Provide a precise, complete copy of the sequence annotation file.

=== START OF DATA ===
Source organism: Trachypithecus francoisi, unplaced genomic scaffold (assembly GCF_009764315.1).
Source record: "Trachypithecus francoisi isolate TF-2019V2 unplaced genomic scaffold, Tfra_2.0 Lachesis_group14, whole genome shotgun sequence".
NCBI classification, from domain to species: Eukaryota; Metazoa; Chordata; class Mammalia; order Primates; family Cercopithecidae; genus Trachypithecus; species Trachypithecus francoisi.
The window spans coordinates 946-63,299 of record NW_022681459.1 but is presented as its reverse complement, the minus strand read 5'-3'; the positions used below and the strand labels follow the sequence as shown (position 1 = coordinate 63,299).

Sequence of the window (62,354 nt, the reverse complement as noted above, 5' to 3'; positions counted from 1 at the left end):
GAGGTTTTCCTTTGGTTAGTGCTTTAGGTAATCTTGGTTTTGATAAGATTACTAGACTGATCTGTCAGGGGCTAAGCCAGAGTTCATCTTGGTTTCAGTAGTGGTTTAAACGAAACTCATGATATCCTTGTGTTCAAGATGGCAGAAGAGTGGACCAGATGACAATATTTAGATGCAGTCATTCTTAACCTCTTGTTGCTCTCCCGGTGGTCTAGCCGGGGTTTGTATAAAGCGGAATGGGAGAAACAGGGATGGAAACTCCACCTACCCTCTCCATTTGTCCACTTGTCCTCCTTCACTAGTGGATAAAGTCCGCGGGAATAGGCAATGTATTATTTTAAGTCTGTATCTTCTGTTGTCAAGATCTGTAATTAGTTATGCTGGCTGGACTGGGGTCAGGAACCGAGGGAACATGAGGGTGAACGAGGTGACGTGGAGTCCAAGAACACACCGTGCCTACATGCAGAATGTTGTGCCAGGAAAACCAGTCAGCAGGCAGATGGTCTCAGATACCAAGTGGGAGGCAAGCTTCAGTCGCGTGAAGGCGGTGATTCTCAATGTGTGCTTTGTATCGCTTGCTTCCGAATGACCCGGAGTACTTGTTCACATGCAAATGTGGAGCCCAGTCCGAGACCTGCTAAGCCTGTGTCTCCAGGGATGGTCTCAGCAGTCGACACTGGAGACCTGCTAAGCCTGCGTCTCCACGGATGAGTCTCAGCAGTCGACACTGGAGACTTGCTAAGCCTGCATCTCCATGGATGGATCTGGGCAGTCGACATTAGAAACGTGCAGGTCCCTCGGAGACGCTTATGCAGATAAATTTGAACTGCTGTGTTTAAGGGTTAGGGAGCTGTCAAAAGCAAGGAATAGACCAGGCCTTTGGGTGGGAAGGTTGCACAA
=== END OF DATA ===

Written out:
Source organism: Trachypithecus francoisi, unplaced genomic scaffold (assembly GCF_009764315.1).
Source record: "Trachypithecus francoisi isolate TF-2019V2 unplaced genomic scaffold, Tfra_2.0 Lachesis_group14, whole genome shotgun sequence".
NCBI classification, from domain to species: Eukaryota; Metazoa; Chordata; class Mammalia; order Primates; family Cercopithecidae; genus Trachypithecus; species Trachypithecus francoisi.
The window spans coordinates 946-63,299 of record NW_022681459.1 but is presented as its reverse complement, the minus strand read 5'-3'; the positions used below and the strand labels follow the sequence as shown (position 1 = coordinate 63,299).

Sequence of the window (62,354 nt, the reverse complement as noted above, 5' to 3'; positions counted from 1 at the left end):
GAGGTTTTCCTTTGGTTAGTGCTTTAGGTAATCTTGGTTTTGATAAGATTACTAGACTGATCTGTCAGGGGCTAAGCCAGAGTTCATCTTGGTTTCAGTAGTGGTTTAAACGAAACTCATGATATCCTTGTGTTCAAGATGGCAGAAGAGTGGACCAGATGACAATATTTAGATGCAGTCATTCTTAACCTCTTGTTGCTCTCCCGGTGGTCTAGCCGGGGTTTGTATAAAGCGGAATGGGAGAAACAGGGATGGAAACTCCACCTACCCTCTCCATTTGTCCACTTGTCCTCCTTCACTAGTGGATAAAGTCCGCGGGAATAGGCAATGTATTATTTTAAGTCTGTATCTTCTGTTGTCAAGATCTGTAATTAGTTATGCTGGCTGGACTGGGGTCAGGAACCGAGGGAACATGAGGGTGAACGAGGTGACGTGGAGTCCAAGAACACACCGTGCCTACATGCAGAATGTTGTGCCAGGAAAACCAGTCAGCAGGCAGATGGTCTCAGATACCAAGTGGGAGGCAAGCTTCAGTCGCGTGAAGGCGGTGATTCTCAATGTGTGCTTTGTATCGCTTGCTTCCGAATGACCCGGAGTACTTGTTCACATGCAAATGTGGAGCCCAGTCCGAGACCTGCTAAGCCTGTGTCTCCAGGGATGGTCTCAGCAGTCGACACTGGAGACCTGCTAAGCCTGCGTCTCCACGGATGAGTCTCAGCAGTCGACACTGGAGACTTGCTAAGCCTGCATCTCCATGGATGGATCTGGGCAGTCGACATTAGAAACGTGCAGGTCCCTCGGAGACGCTTATGCAGATAAATTTGAACTGCTGTGTTTAAGGGTTAGGGAGCTGTCAAAAGCAAGGAATAGACCAGGCCTTTGGGTGGGAAGGTTGCACAA